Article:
Undergraduate Research Award Winners thrive on educational research
Spent summer investigating art, literature & science teaching; student teachers' practicum experiences
This year’s Faculty of Education’s Undergraduate Research Award winners spent the summer working diligently with their respective professors–both assisting with research and getting the opportunity to do some of their own.
The 2015 group included Kaitlin Downs (working with professor Richard Hechter), Andrew Wu (working with professor Michelle Honeyford), Caitlyn Arnould (working with professor Melanie Janzen) and Shawna McLeod (working with professor Joanna Black).
Several of the students shared their thoughts on their research. Here they are, in their own words:
This summer, I assisted professor Joanna Black with historical research on two well-known Canadian artists, Arthur Lismer (1885-1969), and Anne Savage (1896-1971), focusing on the relationship between their art and teaching careers in order to gain insight into the contemporary artist/teacher dichotomy. This research has personal significance, as I am a practicing visual artist who is entering the teaching field (my subject area is Senior Years Art, with an English minor, and a special interest in both contemporary art practices and arts in the community). It has helped me to gain perspective on my experience, as I begin to understand the complex negotiation it takes to maintain both an artistic practice and a teaching practice at the K-12 level.
The URA was a great experience for many reasons. It was rewarding to work independently and also to have input on the goals and direction of the project. Black provided me with insight into the subject area and was generous with her time and energy. This project had enough flexibility for me to explore some areas of my own interest, as well as discover different and emerging research methodologies in the field of education. I also had a chance to hone my research techniques, with the support of Black and Donna Masson, the Education librarian at the U of M.
Our work has led to a paper and a presentation at the Faculty of Education Research Day entitled: Navigating the Artist/Teacher Duality: Past and Present. For this part of the project, Black served as editor and advisor, while the research and analysis are my own. I will also present our findings to the ‘Teaching Art in the Senior Years’ class in the winter term.
In addition to gathering and organizing a collection of data for further research by Black — whose interest in the artist/teacher practices of Lismer and Savage has been longstanding — I have also found materials that will be relevant to my own future research. This ongoing investigation into the artist/teacher dichotomy will help to provide context for my work as I enter the teaching field.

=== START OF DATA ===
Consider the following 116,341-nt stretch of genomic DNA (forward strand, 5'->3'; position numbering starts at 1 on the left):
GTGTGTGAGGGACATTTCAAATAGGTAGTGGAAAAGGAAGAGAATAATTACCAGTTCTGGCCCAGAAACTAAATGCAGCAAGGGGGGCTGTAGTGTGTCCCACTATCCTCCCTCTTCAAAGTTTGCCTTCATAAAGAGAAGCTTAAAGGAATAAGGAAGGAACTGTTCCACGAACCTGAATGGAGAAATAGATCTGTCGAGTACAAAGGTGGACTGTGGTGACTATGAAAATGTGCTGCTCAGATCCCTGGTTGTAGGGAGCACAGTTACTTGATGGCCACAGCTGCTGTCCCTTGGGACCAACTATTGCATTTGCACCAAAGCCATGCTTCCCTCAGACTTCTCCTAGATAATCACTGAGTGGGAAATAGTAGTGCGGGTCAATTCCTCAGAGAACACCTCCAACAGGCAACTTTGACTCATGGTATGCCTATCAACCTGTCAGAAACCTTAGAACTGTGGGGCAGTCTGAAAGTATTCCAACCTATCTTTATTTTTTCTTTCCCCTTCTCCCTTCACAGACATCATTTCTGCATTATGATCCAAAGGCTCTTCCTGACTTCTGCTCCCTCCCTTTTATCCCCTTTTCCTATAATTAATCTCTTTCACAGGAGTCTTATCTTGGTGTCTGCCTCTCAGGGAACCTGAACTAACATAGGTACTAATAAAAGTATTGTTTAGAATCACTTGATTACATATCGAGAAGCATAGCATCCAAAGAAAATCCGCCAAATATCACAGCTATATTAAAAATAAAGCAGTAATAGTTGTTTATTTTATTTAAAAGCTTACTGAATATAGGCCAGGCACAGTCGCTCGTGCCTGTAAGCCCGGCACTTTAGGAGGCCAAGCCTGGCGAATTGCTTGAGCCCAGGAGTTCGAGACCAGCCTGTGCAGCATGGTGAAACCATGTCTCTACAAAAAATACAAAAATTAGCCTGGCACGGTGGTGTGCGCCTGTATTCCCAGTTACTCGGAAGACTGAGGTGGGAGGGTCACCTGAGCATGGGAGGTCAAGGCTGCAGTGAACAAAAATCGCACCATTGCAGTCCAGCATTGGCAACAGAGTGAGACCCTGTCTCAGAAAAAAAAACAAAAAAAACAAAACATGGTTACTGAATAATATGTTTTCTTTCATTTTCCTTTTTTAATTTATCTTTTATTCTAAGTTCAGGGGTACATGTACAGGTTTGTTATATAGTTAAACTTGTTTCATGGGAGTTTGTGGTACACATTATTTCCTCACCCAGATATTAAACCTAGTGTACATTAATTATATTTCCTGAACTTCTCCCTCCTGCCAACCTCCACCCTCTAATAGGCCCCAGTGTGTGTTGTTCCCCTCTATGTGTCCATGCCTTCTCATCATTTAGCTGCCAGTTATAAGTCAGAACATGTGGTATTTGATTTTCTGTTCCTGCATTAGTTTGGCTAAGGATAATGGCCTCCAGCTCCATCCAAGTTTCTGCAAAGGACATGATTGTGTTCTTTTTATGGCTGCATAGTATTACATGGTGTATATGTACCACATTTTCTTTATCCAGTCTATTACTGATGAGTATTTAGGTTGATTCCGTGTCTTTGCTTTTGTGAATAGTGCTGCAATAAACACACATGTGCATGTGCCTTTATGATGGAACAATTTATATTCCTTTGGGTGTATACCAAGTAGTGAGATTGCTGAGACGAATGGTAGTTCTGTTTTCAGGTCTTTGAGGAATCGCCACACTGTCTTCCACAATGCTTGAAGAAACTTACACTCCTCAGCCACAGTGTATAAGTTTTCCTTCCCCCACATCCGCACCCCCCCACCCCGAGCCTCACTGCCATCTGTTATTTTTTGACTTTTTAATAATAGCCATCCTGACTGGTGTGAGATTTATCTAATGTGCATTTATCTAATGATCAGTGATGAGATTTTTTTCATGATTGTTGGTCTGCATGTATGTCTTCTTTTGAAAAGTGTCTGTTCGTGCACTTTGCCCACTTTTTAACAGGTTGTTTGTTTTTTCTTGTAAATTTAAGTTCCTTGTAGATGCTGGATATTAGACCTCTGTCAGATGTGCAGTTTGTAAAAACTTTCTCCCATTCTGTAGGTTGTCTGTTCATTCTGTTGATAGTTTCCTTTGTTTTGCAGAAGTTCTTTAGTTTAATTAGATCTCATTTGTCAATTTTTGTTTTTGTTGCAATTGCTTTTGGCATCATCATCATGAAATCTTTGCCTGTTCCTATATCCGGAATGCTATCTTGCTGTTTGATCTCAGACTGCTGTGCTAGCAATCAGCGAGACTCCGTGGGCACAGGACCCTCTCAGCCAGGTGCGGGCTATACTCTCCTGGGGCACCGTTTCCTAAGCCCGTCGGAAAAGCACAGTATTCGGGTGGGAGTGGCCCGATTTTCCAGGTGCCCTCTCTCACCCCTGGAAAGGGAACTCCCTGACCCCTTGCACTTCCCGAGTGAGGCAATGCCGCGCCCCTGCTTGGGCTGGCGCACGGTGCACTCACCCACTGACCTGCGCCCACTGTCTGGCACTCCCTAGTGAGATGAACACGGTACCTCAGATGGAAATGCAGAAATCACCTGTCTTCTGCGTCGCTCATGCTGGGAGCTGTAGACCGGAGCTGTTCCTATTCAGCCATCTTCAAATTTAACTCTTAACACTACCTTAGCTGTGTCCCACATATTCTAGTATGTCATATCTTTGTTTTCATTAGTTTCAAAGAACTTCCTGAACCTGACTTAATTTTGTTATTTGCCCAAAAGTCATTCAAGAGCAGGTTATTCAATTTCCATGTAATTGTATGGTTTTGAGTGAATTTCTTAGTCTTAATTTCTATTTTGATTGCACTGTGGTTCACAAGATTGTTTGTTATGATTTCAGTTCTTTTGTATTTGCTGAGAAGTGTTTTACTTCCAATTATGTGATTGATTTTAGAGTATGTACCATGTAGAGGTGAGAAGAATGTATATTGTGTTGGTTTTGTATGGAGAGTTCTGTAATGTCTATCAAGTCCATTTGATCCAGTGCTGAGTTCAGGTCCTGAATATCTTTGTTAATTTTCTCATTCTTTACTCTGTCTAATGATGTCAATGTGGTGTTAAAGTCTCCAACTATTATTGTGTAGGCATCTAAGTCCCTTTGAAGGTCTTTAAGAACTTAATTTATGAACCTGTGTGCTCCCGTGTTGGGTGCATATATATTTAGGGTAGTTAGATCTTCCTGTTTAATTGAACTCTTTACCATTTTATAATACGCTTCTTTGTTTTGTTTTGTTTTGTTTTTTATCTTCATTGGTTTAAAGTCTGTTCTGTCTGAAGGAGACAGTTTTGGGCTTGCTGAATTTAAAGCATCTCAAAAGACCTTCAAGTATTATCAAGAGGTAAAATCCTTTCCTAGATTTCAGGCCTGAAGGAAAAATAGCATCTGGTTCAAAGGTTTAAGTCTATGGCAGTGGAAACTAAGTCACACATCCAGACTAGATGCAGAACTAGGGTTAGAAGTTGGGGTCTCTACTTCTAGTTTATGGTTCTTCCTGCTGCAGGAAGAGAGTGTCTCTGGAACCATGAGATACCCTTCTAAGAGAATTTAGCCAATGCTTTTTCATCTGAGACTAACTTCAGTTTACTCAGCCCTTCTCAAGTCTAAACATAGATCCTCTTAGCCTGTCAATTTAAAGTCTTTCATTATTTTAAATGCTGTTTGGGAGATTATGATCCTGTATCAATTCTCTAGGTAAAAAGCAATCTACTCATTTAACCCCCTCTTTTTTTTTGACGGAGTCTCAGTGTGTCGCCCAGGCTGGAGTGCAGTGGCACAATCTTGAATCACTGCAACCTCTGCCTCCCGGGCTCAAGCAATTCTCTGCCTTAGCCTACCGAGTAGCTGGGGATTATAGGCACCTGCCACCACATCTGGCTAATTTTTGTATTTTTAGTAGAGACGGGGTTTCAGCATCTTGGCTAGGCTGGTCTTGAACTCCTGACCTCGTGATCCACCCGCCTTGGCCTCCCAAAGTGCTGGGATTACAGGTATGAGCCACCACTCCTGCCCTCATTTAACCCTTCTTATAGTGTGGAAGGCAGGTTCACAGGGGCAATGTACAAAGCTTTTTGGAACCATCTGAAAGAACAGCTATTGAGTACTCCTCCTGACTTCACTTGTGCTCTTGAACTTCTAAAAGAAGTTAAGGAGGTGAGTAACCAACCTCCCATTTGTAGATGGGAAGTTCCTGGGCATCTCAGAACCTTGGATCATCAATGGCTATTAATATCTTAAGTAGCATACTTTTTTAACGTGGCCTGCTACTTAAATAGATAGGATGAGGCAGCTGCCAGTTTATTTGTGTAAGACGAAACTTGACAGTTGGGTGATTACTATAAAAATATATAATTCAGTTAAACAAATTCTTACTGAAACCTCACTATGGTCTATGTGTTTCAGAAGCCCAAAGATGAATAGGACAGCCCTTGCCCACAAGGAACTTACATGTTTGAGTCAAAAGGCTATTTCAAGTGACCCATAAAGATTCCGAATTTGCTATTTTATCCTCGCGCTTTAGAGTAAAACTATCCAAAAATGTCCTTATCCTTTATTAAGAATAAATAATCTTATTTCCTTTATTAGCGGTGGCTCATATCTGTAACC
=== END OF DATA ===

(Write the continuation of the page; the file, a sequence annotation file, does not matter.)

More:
I spent this summer as a URA student with professor Richard Hechter investigating a common issue amongst elementary teachers (i.e reluctance to teach science). Through this research, our long term vision for a professional development program for this cohort of teachers was conceived. Subsequently, I researched what constitutes effective professional development. This information was used to apply for several research grants which we will continue to pursue in the fall.
To investigate reluctance to teach science, I researched the literature on this area extensively. We found that many teachers, primarily those in early years education, face various challenges when it comes to teaching science. Using this cohort as our main audience, I spent a great deal of time investigating the elements of effective professional development in an effort to determine how we can support/help this group of teachers. Based on the literature, we felt that a sustained, teacher-led program, where teachers share their best practices with each other, would be effective for helping teachers to overcome their reluctance to teach science. Right now, we are in the process of applying for funding from various sources to begin the preliminary stages of our program.
As an Undergraduate Research Assistant for professor Melanie Janzen in the summer of 2015, I worked on a variety of tasks which expanded my understanding of the content explored as well as the nature of academic research itself. At the beginning of the summer, I was able to assist in participant recruitment for a large study Janzen is conducting. Afterwards, I focused on our main study: exploring teacher candidates’ experiences in Northern practicums. This involved a literature review, contacting universities and colleges across Canada about northern practicum programs offered, analyzing Teacher Candidate practicum request data, and the development of an ethics proposal. The study I helped develop with Janzen will involve phenomenological interviews with teacher candidates who have participated in the Northern Practicum at the U of M.